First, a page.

There are two types of people in the world: those who watch RuPaul’s Drag Race and those who do not. One of those groups is much happier than the other.
If you’re feeling left out, don’t be overwhelmed. The reality competition to find America’s Next Drag Superstar – requiring stunning couture looks, outrageous comedy skills, fabulous acting talents, sickening lip syncing, flawless make-up and fearless dancing – might be into its ninth year (and 12th season) but is never too late to board the rhinestone train to RuPaul’s bonkers television utopia.
There is plenty of time for you to invest as RuPaul – the self-proclaimed supermodel of the world – serves up his best Tyra Banks impression and a show filled with charisma, uniqueness, nerve and talent...and a healthy dose of brazen self promotion.
Despite what you might think, Drag Race is not the daunting mountain you faced with your boxsets of The Sopranos or The Wire. Purists will tell you to start from the beginning but with Drag Race that is nigh-on impossible. Season one exists in a more innocent time – filmed before widescreen, high definition and social media. There are blurry clips available on Youtube but it has mostly been laid to rest in the reality television hall of faded glory, like Popstars and Fame Academy.
The early years of the show are endearing – when the prizes were basically an eyeshadow palette and a roll of duct tape, and challenges were rough and ready: turn this cardboard box and AA battery into a couture dress that speaks to your personal brand! But, let’s face it – unless you’re recovering from an operation, or using the show as a post-Glastonbury path back to humanity, time is tight. With a plan, and a few ground rules, catching up quickly is totally achievable. Come on, kitty girls, let Mother guide you through.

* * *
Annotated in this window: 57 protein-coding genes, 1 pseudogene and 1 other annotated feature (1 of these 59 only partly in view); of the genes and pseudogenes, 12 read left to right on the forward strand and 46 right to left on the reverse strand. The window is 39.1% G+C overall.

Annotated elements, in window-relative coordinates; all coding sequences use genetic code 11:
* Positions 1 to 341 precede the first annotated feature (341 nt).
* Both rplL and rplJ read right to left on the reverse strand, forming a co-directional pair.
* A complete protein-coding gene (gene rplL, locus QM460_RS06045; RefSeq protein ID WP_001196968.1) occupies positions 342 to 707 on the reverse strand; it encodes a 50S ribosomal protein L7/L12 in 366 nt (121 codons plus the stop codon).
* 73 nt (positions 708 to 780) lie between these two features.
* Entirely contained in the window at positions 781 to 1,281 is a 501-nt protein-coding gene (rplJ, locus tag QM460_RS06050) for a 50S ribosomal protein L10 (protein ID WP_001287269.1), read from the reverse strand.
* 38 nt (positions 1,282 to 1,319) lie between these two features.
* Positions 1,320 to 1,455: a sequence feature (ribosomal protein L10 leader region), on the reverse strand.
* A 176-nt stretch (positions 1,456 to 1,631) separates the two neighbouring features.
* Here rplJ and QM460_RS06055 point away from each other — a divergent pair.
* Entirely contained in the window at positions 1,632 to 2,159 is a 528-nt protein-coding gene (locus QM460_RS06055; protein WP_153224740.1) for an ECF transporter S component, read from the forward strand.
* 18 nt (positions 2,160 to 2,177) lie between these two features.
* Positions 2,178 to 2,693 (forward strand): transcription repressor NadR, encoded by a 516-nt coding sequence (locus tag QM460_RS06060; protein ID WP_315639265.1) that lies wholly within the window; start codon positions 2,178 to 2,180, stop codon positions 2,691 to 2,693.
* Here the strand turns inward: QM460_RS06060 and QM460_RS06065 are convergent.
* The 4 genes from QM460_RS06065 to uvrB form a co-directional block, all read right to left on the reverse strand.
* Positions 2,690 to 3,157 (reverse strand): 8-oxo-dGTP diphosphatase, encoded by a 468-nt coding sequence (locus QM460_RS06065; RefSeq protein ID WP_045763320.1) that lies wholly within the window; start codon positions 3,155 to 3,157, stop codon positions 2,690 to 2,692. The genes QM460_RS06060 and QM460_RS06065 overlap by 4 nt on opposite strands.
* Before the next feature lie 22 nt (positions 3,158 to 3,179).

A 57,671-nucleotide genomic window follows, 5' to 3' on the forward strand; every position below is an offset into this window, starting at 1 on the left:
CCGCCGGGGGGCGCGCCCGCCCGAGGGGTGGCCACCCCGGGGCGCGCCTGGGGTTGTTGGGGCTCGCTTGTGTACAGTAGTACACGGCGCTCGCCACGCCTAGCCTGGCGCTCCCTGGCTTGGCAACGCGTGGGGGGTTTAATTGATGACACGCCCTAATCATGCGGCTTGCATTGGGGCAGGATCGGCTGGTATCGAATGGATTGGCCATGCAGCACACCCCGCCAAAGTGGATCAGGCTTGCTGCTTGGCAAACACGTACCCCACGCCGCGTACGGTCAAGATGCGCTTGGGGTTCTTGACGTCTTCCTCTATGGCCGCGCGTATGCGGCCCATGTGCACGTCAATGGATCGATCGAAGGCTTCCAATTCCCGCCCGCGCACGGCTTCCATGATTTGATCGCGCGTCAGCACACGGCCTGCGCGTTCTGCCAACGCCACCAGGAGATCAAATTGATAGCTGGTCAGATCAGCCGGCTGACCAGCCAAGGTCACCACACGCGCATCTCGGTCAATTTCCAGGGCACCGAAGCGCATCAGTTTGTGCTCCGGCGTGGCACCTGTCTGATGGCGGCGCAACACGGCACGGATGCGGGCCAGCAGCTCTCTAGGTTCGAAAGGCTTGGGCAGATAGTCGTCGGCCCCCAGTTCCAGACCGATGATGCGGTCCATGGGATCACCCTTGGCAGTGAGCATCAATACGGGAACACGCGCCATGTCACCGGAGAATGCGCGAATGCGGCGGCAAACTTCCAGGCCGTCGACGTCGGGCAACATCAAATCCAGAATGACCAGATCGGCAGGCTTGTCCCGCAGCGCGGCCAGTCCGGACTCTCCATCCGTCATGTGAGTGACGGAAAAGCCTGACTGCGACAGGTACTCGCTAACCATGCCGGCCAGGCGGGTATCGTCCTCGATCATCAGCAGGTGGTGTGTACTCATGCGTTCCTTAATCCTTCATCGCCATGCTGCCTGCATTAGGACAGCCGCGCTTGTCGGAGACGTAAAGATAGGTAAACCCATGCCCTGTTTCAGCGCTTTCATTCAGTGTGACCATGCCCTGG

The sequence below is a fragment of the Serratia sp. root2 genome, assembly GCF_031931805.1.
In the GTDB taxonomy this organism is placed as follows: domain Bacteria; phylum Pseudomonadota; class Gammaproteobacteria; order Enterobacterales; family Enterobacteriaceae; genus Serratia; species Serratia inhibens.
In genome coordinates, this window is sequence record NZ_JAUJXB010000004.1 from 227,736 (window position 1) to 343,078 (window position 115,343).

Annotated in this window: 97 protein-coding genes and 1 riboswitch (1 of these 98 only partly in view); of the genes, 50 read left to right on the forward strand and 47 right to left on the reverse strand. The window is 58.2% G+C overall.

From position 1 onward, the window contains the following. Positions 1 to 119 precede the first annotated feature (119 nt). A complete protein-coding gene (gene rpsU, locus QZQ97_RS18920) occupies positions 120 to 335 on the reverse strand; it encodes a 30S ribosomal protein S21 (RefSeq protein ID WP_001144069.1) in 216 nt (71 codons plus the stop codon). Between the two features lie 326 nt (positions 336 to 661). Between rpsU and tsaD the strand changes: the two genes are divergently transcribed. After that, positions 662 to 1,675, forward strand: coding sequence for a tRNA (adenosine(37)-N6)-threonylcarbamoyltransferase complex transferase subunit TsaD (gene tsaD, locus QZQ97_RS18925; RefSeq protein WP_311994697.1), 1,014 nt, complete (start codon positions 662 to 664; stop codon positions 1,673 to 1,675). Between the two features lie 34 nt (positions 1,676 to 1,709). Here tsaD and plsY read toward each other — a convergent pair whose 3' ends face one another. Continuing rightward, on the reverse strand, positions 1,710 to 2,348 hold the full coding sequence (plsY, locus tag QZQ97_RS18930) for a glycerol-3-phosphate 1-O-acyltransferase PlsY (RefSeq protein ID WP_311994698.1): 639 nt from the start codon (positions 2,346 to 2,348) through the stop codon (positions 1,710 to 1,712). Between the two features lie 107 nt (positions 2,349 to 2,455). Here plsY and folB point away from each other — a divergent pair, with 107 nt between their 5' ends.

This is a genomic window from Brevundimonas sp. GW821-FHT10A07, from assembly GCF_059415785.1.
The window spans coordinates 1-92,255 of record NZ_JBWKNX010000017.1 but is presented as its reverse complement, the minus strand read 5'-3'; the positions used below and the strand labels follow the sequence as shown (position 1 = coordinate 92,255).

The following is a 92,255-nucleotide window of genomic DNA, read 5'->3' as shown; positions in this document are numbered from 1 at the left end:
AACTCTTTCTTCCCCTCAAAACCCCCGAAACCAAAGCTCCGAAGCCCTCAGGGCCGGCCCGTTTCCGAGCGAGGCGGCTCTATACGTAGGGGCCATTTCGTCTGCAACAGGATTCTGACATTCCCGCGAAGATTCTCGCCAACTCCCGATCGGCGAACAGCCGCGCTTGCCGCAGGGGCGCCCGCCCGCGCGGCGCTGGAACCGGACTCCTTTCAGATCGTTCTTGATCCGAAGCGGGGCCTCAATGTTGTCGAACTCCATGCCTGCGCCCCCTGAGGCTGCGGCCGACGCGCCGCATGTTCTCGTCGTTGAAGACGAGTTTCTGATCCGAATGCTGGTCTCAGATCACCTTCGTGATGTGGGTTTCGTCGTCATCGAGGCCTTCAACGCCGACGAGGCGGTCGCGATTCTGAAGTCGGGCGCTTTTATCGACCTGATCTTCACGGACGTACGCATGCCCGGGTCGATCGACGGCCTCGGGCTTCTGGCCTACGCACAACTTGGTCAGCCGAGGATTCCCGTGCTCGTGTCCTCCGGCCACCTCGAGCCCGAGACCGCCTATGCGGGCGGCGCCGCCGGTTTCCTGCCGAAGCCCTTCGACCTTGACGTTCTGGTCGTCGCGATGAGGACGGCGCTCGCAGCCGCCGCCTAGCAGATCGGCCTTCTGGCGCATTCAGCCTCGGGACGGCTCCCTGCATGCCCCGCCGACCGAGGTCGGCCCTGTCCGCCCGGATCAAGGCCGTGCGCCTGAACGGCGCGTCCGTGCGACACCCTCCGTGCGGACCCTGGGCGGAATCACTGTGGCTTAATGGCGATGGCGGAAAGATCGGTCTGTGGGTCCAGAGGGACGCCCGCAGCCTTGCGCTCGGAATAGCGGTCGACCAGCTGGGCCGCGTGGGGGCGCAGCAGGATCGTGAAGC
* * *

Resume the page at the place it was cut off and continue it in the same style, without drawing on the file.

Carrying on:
The most valuable advice when it comes to approaching Drag Race is that the key to the show is seasons four through six, when production values shot up. Start here. After that, there is a slight lull in quality and momentum (with some notable exceptions like Katya and Kennedy Davenport) which means you can confidently skip to the most recent series (nine). The best news? All of these are on Netflix.
When it comes to the All Stars series (pitting fan favourite queens from different series against each other), the first one was kind of a car crash and is best avoided. The second series, though, may just be one of the greatest series of television ever broadcast (this is not hyperbole). Sadly, it’s not on Netflix but it can be tracked down if you know where to look.
We’re a few weeks into All Stars 3 now (being shown on Comedy Central and Now TV in the UK) and things are looking good – so far we’ve seen parodies of both Handmaid’s Tale and The Bachelor.
If this is your first foray into drag, don’t be daunted by the fact everyone seems to be speaking an entirely new language. You’ll pick it up quickly enough. One runway in and you’ll be completely gagged for Sharon Needles’ gorgeous grotesque. You’ll be rooting for Adore Delano to lean how to cinch her waist and screaming for Alyssa Edwards’ death drops. It’ll take less than an hour for you to understand that Miss Fame beats her face for the gods or that Trinity Taylor is so much more than a pageant queen.